In less than one month, the 2018 hurricane season begins, and experts are predicting that it will be an active one. Seasonal residents who own homes in traditionally affected areas should have by now made arrangements with a company to implement their pre- and post-storm plans and procedures for when a storm is imminent. Last year’s Harvey, Irma and Maria certainly shook a lot of people out of their false sense of security concerning storms, which seems to have been caused by the lack of any really major threats over the years before them. So have you made plans? Are you confident that your Home Watch provider has plans in place to handle things if a big storm or hurricane comes to town? Members of the National Home Watch Association are versed in what storm services they will–and won’t–provide. A conversation should have been had with you to discuss realistic expectations of how storm situations will be addressed.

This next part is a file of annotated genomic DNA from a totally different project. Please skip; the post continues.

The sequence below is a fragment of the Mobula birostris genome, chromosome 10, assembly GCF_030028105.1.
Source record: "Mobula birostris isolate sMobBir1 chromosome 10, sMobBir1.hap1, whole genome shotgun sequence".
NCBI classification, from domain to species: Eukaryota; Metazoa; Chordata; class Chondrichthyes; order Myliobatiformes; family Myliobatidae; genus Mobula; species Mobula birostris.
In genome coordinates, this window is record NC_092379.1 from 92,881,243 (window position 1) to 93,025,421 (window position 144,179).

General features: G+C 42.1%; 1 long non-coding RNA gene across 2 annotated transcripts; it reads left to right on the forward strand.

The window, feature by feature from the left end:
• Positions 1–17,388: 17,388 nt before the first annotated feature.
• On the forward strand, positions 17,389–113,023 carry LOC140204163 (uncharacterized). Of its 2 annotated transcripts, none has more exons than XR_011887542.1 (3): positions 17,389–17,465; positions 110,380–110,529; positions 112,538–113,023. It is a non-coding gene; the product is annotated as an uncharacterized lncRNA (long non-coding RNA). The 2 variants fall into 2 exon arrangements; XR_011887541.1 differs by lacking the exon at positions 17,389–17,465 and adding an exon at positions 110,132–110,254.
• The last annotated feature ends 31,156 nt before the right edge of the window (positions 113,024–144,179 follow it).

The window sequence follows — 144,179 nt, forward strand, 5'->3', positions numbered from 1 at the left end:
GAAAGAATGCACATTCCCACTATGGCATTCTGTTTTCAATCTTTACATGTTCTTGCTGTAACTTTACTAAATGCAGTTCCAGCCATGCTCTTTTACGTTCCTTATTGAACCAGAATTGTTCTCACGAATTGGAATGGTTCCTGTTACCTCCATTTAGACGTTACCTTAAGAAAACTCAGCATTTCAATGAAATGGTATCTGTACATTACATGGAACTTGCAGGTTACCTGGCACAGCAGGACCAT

This past year, many homeowners found out the hard way that the person or company that was supposed to be looking out for them were nowhere to be found. And while I understand that people have to evacuate their own homes and businesses, the Home Watch Professional will find a way to reach clients once they have the ability to. Unfortunately, a lot of homeowners were left with no information–and a lot of anxiety. And, while the safety of any Home Watch Professional is our most important concern, once they are safe they have a duty to their clients to establish communication as soon as possible. Make sure that you have had a conversation with your provider about how things will proceed if and when that weather event happens. The NHWA suggests that you have your provider perform a dry run–a dress rehearsal if you will–to make sure that all systems are working and equipped properly. This will give you and your provider a better sense of control over the situation, having already been through the process.
So, let me leave you with this advice: Number one, have a plan and an NHWA accredited company to implement it. And, number two, see number one.